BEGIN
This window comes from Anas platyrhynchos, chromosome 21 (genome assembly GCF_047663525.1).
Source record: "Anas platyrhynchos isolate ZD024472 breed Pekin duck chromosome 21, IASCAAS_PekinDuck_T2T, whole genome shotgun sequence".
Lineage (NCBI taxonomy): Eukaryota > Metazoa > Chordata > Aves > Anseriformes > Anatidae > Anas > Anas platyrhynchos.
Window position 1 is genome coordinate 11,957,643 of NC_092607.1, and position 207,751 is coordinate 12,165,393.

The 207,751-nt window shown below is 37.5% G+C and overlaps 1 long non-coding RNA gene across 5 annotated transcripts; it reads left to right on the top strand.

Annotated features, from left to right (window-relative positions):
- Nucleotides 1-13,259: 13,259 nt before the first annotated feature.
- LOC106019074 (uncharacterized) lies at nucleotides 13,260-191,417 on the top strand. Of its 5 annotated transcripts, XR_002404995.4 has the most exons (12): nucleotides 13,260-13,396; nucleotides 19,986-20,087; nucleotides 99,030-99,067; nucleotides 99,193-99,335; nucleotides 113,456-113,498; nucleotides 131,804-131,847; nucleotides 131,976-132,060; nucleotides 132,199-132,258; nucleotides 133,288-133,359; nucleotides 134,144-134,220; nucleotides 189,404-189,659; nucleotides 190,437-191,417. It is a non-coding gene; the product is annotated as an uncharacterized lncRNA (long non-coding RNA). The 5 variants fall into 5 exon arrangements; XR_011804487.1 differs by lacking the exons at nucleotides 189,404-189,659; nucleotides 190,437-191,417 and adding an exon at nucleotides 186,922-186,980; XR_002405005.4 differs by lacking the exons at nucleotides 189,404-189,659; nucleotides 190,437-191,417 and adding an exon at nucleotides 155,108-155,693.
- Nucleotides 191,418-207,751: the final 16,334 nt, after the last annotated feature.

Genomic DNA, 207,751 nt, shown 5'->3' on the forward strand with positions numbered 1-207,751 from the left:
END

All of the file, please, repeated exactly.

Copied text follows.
This window comes from Anas platyrhynchos, chromosome 21 (genome assembly GCF_047663525.1).
Source record: "Anas platyrhynchos isolate ZD024472 breed Pekin duck chromosome 21, IASCAAS_PekinDuck_T2T, whole genome shotgun sequence".
Lineage (NCBI taxonomy): Eukaryota > Metazoa > Chordata > Aves > Anseriformes > Anatidae > Anas > Anas platyrhynchos.
Window position 1 is genome coordinate 11,957,643 of NC_092607.1, and position 207,751 is coordinate 12,165,393.

The 207,751-nt window shown below is 37.5% G+C and overlaps 1 long non-coding RNA gene across 5 annotated transcripts; it reads left to right on the top strand.

Annotated features, from left to right (window-relative positions):
- Nucleotides 1-13,259: 13,259 nt before the first annotated feature.
- LOC106019074 (uncharacterized) lies at nucleotides 13,260-191,417 on the top strand. Of its 5 annotated transcripts, XR_002404995.4 has the most exons (12): nucleotides 13,260-13,396; nucleotides 19,986-20,087; nucleotides 99,030-99,067; nucleotides 99,193-99,335; nucleotides 113,456-113,498; nucleotides 131,804-131,847; nucleotides 131,976-132,060; nucleotides 132,199-132,258; nucleotides 133,288-133,359; nucleotides 134,144-134,220; nucleotides 189,404-189,659; nucleotides 190,437-191,417. It is a non-coding gene; the product is annotated as an uncharacterized lncRNA (long non-coding RNA). The 5 variants fall into 5 exon arrangements; XR_011804487.1 differs by lacking the exons at nucleotides 189,404-189,659; nucleotides 190,437-191,417 and adding an exon at nucleotides 186,922-186,980; XR_002405005.4 differs by lacking the exons at nucleotides 189,404-189,659; nucleotides 190,437-191,417 and adding an exon at nucleotides 155,108-155,693.
- Nucleotides 191,418-207,751: the final 16,334 nt, after the last annotated feature.

Genomic DNA, 207,751 nt, shown 5'->3' on the forward strand with positions numbered 1-207,751 from the left: